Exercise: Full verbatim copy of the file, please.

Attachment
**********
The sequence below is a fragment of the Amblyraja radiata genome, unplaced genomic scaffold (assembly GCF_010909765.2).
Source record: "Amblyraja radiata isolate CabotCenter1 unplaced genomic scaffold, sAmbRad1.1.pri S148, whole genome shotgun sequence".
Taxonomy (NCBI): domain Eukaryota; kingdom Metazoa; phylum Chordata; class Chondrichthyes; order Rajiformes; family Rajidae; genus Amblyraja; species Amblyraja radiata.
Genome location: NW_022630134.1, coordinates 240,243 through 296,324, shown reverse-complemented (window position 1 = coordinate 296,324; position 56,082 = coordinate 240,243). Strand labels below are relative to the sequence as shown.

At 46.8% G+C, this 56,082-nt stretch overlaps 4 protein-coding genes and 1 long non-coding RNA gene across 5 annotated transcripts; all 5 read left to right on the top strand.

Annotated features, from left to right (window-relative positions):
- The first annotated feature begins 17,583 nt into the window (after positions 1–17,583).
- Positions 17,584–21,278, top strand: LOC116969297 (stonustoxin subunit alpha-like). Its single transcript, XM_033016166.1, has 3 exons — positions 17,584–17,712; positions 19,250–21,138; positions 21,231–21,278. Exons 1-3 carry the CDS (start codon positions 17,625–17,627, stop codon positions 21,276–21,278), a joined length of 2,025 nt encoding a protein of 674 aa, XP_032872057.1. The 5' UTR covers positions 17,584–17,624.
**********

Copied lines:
The sequence below is a fragment of the Amblyraja radiata genome, unplaced genomic scaffold (assembly GCF_010909765.2).
Source record: "Amblyraja radiata isolate CabotCenter1 unplaced genomic scaffold, sAmbRad1.1.pri S148, whole genome shotgun sequence".
Taxonomy (NCBI): domain Eukaryota; kingdom Metazoa; phylum Chordata; class Chondrichthyes; order Rajiformes; family Rajidae; genus Amblyraja; species Amblyraja radiata.
Genome location: NW_022630134.1, coordinates 240,243 through 296,324, shown reverse-complemented (window position 1 = coordinate 296,324; position 56,082 = coordinate 240,243). Strand labels below are relative to the sequence as shown.

At 46.8% G+C, this 56,082-nt stretch overlaps 4 protein-coding genes and 1 long non-coding RNA gene across 5 annotated transcripts; all 5 read left to right on the top strand.

Annotated features, from left to right (window-relative positions):
- The first annotated feature begins 17,583 nt into the window (after positions 1–17,583).
- Positions 17,584–21,278, top strand: LOC116969297 (stonustoxin subunit alpha-like). Its single transcript, XM_033016166.1, has 3 exons — positions 17,584–17,712; positions 19,250–21,138; positions 21,231–21,278. Exons 1-3 carry the CDS (start codon positions 17,625–17,627, stop codon positions 21,276–21,278), a joined length of 2,025 nt encoding a protein of 674 aa, XP_032872057.1. The 5' UTR covers positions 17,584–17,624.